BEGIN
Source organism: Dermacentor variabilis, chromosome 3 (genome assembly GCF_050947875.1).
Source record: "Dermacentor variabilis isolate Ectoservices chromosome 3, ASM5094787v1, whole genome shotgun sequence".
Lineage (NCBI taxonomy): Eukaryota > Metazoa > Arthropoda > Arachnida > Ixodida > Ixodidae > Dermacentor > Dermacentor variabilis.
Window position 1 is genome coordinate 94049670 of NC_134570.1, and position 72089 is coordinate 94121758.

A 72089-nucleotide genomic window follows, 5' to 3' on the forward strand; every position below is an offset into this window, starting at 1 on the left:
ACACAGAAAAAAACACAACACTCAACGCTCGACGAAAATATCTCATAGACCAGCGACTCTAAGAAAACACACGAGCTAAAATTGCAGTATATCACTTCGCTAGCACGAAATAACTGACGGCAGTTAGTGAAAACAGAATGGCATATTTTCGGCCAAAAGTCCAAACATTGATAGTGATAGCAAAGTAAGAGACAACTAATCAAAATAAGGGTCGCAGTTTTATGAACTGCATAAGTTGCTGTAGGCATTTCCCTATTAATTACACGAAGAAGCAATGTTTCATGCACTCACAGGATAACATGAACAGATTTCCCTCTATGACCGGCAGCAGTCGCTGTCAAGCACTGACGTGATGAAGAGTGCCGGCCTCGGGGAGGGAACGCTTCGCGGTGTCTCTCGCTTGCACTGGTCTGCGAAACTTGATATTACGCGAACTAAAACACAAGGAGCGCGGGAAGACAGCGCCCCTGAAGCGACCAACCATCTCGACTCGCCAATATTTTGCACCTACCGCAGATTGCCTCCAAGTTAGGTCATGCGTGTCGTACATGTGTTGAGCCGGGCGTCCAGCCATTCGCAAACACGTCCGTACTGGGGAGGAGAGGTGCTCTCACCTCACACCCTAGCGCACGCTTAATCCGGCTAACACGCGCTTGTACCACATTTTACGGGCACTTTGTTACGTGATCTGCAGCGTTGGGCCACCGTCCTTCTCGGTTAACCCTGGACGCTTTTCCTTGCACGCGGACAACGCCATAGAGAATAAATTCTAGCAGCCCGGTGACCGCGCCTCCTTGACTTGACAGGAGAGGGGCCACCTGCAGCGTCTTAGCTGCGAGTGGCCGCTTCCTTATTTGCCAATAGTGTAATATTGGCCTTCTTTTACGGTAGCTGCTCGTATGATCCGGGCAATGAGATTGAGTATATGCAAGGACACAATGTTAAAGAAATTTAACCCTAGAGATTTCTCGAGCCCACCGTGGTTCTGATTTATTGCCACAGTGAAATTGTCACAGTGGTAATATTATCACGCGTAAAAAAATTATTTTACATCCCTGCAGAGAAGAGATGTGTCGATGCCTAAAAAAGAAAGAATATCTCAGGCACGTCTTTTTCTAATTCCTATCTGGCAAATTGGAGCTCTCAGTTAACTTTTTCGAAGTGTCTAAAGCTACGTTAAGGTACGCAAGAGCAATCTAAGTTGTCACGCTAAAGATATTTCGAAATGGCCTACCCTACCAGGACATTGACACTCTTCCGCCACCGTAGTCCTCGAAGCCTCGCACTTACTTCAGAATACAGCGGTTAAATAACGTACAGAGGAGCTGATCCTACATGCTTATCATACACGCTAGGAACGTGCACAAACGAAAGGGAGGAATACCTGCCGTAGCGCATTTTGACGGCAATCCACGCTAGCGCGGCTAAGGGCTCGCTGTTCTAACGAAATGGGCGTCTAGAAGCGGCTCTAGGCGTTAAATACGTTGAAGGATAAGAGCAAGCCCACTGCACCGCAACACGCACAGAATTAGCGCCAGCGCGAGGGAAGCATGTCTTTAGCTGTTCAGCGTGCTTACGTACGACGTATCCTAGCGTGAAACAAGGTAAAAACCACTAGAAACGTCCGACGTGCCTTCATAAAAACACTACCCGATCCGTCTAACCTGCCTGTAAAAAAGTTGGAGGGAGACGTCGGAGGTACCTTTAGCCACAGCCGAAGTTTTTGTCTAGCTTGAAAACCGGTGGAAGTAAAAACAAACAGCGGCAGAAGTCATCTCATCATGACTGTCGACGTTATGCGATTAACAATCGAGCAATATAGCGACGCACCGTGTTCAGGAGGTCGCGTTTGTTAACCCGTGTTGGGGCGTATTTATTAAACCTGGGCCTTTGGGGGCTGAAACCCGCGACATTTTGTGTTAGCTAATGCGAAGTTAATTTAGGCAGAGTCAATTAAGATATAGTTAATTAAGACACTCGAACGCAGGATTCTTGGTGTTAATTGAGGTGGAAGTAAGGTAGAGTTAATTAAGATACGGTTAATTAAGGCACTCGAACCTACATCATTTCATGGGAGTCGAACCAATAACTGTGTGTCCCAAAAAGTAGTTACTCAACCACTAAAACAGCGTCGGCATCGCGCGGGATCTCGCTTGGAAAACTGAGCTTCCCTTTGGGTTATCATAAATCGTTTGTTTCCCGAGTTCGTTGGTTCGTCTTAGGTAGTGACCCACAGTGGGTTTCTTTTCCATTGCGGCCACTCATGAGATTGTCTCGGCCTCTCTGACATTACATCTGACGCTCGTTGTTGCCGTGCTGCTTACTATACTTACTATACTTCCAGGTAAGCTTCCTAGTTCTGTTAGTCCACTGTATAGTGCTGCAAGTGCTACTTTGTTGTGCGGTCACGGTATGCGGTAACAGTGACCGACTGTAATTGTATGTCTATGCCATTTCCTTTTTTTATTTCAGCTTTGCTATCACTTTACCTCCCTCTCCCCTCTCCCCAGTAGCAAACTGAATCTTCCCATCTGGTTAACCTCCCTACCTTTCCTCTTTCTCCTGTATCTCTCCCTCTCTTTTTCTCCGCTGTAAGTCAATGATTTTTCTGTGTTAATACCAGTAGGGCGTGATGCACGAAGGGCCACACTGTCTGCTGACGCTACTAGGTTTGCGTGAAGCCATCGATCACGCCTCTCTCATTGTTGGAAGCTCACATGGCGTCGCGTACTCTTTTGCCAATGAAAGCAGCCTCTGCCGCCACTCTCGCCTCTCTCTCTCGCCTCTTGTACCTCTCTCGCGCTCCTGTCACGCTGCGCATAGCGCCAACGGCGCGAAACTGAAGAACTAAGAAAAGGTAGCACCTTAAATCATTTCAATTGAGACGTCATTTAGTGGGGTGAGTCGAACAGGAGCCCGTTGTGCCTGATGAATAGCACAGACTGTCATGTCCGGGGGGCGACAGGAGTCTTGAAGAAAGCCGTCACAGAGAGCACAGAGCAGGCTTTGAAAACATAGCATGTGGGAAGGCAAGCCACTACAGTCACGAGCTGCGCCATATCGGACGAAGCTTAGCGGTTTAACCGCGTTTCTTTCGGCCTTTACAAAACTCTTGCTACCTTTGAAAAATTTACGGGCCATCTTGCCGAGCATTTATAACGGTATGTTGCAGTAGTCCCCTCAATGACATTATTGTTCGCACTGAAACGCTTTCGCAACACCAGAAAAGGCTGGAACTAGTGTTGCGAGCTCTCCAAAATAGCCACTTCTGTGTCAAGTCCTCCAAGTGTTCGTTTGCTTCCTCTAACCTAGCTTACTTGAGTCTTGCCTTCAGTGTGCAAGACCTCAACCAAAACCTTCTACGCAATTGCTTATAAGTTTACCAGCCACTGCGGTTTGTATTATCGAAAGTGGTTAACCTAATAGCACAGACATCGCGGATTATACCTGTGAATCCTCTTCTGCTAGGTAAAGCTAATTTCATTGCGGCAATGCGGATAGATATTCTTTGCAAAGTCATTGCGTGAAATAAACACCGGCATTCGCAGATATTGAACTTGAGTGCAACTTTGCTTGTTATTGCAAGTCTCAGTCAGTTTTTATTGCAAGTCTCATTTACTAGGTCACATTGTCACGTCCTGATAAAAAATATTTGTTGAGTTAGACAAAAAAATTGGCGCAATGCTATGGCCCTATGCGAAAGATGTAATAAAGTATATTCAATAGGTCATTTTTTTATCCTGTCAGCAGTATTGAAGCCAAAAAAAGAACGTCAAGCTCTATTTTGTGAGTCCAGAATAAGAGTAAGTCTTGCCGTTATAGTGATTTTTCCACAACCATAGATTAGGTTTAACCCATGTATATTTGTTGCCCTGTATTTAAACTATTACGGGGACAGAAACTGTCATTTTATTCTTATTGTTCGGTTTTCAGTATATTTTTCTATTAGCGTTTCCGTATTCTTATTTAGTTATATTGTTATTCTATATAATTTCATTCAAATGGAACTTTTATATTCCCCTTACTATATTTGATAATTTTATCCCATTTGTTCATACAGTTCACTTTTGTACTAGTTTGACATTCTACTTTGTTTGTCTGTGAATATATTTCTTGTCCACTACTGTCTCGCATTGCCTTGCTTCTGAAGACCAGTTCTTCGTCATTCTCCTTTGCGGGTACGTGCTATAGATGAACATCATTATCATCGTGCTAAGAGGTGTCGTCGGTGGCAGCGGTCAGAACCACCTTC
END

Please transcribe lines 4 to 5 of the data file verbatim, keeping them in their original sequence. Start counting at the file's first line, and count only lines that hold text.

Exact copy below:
Window position 1 is genome coordinate 94049670 of NC_134570.1, and position 72089 is coordinate 94121758.

A 72089-nucleotide genomic window follows, 5' to 3' on the forward strand; every position below is an offset into this window, starting at 1 on the left: